Unused concert ticket, KISS Free Trade Hall, Manchester, England, May 13th 1976. First KISS-concert in Europe ever!

The unused vintage concert ticket pictured here is a treasured piece of my rock memorabilia collection. It is a ticket for the very first European concert by legendary glam/horror rockers KISS. It took place in Manchester, England in May 1976. Although their album ‘Destroyer’ had been released in USA, this show was part of the ‘Alive’-tour. The ticket is an authentic piece of rock memorabilia and not a reproduction.

Show info: May 13th 1976 was a Thursday. The ticket price was £2.00 and doors opened at 7.30 PM. KISS was the main act and they had just gotten their big breakthrough the year before, after a few years of struggling. The support band was also in the ‘soon to be superstars’ category, it was SCORPIONS of Germany. They had not yet had their commercial breakthrough, and would follow KISS around Europe as support act on this tour. Needless to say, this show would have been a real ‘clash of the titans’ if it happened today.

Ticket info: The ticket is actually very big compared to modern tickets, approx 7.25 inch long and 3 inch wide. This was how they made the tickets at the Free Trade Hall in Manchester back in the 70’s, and there was no exception when KISS kicked off their European leg of the ‘Alive’-tour. It’s complete, unused and printed on a medium thin paper. It was bought from dealer Ed Manley of Rock Memorabilia International in 2012, and they graded this 37 year old Kiss UK concert ticket in a “Mint+” condition. As this is an unused printed concert ticket, it includes all three portions (audit portion, admission portion and the ticket portion of information). For your information I can say that Ed Manley has an excellent record of trading and handling this kind of merchandise and is a pleasant person to deal with, so if you have any specific needs I’m sure he’ll help you out.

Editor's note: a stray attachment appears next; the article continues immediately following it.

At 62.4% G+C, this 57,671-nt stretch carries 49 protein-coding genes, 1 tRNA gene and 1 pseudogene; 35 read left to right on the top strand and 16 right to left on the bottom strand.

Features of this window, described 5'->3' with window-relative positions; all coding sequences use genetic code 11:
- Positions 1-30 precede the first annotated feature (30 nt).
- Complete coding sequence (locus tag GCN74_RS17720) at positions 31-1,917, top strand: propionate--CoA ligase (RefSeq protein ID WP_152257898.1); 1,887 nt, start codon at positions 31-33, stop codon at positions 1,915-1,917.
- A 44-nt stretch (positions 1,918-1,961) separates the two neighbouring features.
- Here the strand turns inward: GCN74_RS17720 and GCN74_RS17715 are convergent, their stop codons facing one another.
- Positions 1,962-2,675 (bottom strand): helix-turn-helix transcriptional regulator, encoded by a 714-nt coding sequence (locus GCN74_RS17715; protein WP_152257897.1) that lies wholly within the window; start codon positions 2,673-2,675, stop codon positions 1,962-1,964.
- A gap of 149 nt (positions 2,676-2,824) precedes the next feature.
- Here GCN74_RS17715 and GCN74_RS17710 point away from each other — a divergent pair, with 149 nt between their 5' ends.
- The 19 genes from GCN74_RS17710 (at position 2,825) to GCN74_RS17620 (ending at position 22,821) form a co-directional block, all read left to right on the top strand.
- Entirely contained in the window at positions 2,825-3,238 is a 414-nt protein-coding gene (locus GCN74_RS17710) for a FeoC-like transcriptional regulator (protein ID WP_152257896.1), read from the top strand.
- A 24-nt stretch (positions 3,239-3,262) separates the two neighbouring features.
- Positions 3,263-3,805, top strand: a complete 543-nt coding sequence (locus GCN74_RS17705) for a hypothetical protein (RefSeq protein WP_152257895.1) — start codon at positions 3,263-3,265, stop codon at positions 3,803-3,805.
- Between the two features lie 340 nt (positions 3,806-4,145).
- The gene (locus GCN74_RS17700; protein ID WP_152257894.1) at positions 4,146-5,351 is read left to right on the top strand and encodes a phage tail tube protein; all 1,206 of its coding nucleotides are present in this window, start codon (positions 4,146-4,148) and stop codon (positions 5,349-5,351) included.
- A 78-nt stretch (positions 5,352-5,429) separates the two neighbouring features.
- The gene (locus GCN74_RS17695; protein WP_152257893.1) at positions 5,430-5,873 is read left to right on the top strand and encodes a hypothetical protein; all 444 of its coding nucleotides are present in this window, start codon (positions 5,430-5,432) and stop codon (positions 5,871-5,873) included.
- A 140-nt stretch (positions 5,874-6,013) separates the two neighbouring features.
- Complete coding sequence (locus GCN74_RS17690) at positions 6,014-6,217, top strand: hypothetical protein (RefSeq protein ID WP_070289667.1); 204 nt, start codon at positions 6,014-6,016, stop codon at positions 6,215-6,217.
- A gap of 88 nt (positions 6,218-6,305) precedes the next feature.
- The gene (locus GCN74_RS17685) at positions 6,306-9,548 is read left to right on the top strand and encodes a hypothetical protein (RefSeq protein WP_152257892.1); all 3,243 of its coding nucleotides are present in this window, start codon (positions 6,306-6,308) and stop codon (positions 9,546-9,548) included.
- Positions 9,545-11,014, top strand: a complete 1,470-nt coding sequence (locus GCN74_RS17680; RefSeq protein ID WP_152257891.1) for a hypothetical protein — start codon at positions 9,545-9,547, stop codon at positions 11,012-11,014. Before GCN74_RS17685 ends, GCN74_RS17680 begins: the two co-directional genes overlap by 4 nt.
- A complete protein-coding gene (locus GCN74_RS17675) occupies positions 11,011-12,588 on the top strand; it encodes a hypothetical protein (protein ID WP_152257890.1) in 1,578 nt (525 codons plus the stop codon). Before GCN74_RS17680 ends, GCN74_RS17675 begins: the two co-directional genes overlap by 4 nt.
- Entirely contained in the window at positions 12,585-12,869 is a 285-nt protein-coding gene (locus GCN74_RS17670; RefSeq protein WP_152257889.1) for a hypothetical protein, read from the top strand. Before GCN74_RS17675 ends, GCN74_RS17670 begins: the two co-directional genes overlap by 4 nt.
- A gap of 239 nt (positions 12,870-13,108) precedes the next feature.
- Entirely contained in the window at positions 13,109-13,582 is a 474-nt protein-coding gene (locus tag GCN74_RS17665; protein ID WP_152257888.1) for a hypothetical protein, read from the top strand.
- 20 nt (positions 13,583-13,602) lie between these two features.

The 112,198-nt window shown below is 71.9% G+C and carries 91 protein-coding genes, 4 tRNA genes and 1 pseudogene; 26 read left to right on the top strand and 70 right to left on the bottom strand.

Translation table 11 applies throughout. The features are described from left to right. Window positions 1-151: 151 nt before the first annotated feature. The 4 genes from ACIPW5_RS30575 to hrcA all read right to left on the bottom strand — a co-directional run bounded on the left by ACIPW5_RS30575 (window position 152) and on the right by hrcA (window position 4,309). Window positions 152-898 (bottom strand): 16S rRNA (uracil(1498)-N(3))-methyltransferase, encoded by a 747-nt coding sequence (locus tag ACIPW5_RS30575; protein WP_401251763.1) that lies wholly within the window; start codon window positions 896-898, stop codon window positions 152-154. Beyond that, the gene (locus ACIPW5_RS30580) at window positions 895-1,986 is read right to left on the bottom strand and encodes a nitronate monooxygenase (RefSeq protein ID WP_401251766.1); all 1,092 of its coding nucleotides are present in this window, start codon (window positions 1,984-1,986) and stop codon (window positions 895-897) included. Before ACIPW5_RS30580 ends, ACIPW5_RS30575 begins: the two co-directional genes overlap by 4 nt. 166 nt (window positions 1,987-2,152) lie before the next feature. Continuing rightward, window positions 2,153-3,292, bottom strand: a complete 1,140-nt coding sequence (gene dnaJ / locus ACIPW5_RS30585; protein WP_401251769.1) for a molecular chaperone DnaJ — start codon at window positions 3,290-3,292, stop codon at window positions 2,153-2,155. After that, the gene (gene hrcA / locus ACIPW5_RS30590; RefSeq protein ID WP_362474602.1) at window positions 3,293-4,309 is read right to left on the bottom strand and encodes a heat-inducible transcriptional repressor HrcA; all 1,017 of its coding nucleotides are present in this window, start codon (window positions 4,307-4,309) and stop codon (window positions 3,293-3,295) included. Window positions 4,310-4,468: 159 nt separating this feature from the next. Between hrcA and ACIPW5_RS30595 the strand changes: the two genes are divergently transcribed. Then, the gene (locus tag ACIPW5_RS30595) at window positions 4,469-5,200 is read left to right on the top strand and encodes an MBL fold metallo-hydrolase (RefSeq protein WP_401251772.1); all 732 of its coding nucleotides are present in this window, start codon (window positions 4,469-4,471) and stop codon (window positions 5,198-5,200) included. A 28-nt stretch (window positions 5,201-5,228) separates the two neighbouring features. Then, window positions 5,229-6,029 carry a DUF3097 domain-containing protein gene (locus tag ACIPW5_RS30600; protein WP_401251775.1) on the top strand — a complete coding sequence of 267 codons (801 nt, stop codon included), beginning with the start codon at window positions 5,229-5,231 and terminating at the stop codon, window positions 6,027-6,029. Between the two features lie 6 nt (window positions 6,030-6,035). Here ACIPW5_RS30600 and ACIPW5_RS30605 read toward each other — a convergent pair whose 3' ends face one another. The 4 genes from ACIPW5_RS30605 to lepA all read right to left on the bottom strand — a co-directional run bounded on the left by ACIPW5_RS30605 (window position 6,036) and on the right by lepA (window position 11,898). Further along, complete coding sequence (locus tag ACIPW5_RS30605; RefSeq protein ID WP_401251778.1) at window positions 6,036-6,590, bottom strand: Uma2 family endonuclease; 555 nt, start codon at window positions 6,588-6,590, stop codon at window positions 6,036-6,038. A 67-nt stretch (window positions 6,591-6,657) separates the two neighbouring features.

What is it worth?: Value is very relative, but this ticket is unused, in very nice condition and of a certain significance in rock history (at list thats MY opinion). If I was forced to put a value on it, I would say a collector will pay 150-250 USD.

Venue info: Free Trade Hall in Manchester, England, indoor arena, concert capasity 2.500.

Video from the gig: No video found.

The band: KISS was founded in New York by Gene Simmons and Paul Stanley in 1973, after their former band ‘Wicked Lester’ never achived any commercial success. Drummer Peter Criss (1972) was recruited via an add in a magazine, and later guitarist Ace Frehley (1973) impressed the guys at a gig and was asked if he wanted to join the band. The quartet wanted to do something special, and inspired by acts like Alice Cooper and the New York Dolls they started trying out different kinds of costumes. We all know how that went, with KISS and their signature costumes being a part of rock history.

They played their first concert in early ’73 (in front of 3 people), but were stuggling both with their costumes and getting a record contract. Finally, in november 1973 they signed with Casablanca Records, and released their debut album KISS in 1974. The album didn’t do as well as the band had hoped, despite heavy touring and promoting. The second and third album, ‘Hotter than hell’ and ‘Dressed to kill’ also failed to deliver commercially, and Casablanca Records as well as the band was now in severe money trouble. They needed a success, and by late 1975 they knew it was “make or break” with the next album.

Kiss were saved by their charismatic and wild live shows, and despite poor record sales they were a hit on stage. Spitting blood, catching fire, firebreath and elevated drumkit were some of the ingredients. The band wanted to catch the atmosphere at their shows on record, and in September ’75 they released the album ‘Alive’ as their “do or die” project. And it went through the roof. It saved both the band and the record company and gave the four new yorkers their big breakthrough. Few months later the got on the plane to Europe and gave their first ever show of the continent in the important historical building Free Trade Hall of Manchester, England.


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